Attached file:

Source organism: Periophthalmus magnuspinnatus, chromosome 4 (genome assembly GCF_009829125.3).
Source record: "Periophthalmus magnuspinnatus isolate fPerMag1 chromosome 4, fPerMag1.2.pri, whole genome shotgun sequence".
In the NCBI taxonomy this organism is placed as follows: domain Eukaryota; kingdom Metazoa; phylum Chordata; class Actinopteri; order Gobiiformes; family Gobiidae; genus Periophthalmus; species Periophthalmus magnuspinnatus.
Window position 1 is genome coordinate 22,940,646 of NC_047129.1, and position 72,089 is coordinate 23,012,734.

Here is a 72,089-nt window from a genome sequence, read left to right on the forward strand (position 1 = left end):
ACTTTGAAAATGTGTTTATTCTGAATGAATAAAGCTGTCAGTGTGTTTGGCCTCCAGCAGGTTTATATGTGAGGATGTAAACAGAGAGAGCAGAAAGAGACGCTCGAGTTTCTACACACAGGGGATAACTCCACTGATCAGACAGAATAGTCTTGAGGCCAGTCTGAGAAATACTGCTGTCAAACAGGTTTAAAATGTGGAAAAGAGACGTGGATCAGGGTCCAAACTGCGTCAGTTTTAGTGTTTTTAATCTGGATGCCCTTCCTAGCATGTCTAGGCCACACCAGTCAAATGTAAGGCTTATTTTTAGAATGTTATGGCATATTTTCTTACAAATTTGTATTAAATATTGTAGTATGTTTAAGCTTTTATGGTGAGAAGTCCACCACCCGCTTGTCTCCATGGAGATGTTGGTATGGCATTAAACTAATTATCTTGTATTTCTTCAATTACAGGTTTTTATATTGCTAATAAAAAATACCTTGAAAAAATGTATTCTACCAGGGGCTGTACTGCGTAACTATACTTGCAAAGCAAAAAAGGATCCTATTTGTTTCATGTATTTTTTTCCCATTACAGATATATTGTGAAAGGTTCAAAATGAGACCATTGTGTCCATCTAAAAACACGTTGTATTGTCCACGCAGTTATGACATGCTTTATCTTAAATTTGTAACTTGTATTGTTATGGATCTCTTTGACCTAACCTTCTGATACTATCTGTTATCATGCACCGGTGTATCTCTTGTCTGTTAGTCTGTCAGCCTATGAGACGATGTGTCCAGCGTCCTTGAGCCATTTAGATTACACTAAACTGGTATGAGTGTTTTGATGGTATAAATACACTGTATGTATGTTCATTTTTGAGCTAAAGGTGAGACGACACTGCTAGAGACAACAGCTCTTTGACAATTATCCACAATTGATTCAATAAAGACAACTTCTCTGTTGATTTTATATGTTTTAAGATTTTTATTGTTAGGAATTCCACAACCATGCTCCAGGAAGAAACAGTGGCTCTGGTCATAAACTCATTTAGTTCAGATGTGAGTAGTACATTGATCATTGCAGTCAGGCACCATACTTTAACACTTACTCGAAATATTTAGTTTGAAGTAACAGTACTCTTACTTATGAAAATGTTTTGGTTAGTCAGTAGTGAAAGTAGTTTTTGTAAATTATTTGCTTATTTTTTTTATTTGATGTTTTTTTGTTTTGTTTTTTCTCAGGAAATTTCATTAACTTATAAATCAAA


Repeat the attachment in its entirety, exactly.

Source organism: Periophthalmus magnuspinnatus, chromosome 4 (genome assembly GCF_009829125.3).
Source record: "Periophthalmus magnuspinnatus isolate fPerMag1 chromosome 4, fPerMag1.2.pri, whole genome shotgun sequence".
In the NCBI taxonomy this organism is placed as follows: domain Eukaryota; kingdom Metazoa; phylum Chordata; class Actinopteri; order Gobiiformes; family Gobiidae; genus Periophthalmus; species Periophthalmus magnuspinnatus.
Window position 1 is genome coordinate 22,940,646 of NC_047129.1, and position 72,089 is coordinate 23,012,734.

Here is a 72,089-nt window from a genome sequence, read left to right on the forward strand (position 1 = left end):
ACTTTGAAAATGTGTTTATTCTGAATGAATAAAGCTGTCAGTGTGTTTGGCCTCCAGCAGGTTTATATGTGAGGATGTAAACAGAGAGAGCAGAAAGAGACGCTCGAGTTTCTACACACAGGGGATAACTCCACTGATCAGACAGAATAGTCTTGAGGCCAGTCTGAGAAATACTGCTGTCAAACAGGTTTAAAATGTGGAAAAGAGACGTGGATCAGGGTCCAAACTGCGTCAGTTTTAGTGTTTTTAATCTGGATGCCCTTCCTAGCATGTCTAGGCCACACCAGTCAAATGTAAGGCTTATTTTTAGAATGTTATGGCATATTTTCTTACAAATTTGTATTAAATATTGTAGTATGTTTAAGCTTTTATGGTGAGAAGTCCACCACCCGCTTGTCTCCATGGAGATGTTGGTATGGCATTAAACTAATTATCTTGTATTTCTTCAATTACAGGTTTTTATATTGCTAATAAAAAATACCTTGAAAAAATGTATTCTACCAGGGGCTGTACTGCGTAACTATACTTGCAAAGCAAAAAAGGATCCTATTTGTTTCATGTATTTTTTTCCCATTACAGATATATTGTGAAAGGTTCAAAATGAGACCATTGTGTCCATCTAAAAACACGTTGTATTGTCCACGCAGTTATGACATGCTTTATCTTAAATTTGTAACTTGTATTGTTATGGATCTCTTTGACCTAACCTTCTGATACTATCTGTTATCATGCACCGGTGTATCTCTTGTCTGTTAGTCTGTCAGCCTATGAGACGATGTGTCCAGCGTCCTTGAGCCATTTAGATTACACTAAACTGGTATGAGTGTTTTGATGGTATAAATACACTGTATGTATGTTCATTTTTGAGCTAAAGGTGAGACGACACTGCTAGAGACAACAGCTCTTTGACAATTATCCACAATTGATTCAATAAAGACAACTTCTCTGTTGATTTTATATGTTTTAAGATTTTTATTGTTAGGAATTCCACAACCATGCTCCAGGAAGAAACAGTGGCTCTGGTCATAAACTCATTTAGTTCAGATGTGAGTAGTACATTGATCATTGCAGTCAGGCACCATACTTTAACACTTACTCGAAATATTTAGTTTGAAGTAACAGTACTCTTACTTATGAAAATGTTTTGGTTAGTCAGTAGTGAAAGTAGTTTTTGTAAATTATTTGCTTATTTTTTTTATTTGATGTTTTTTTGTTTTGTTTTTTCTCAGGAAATTTCATTAACTTATAAATCAAA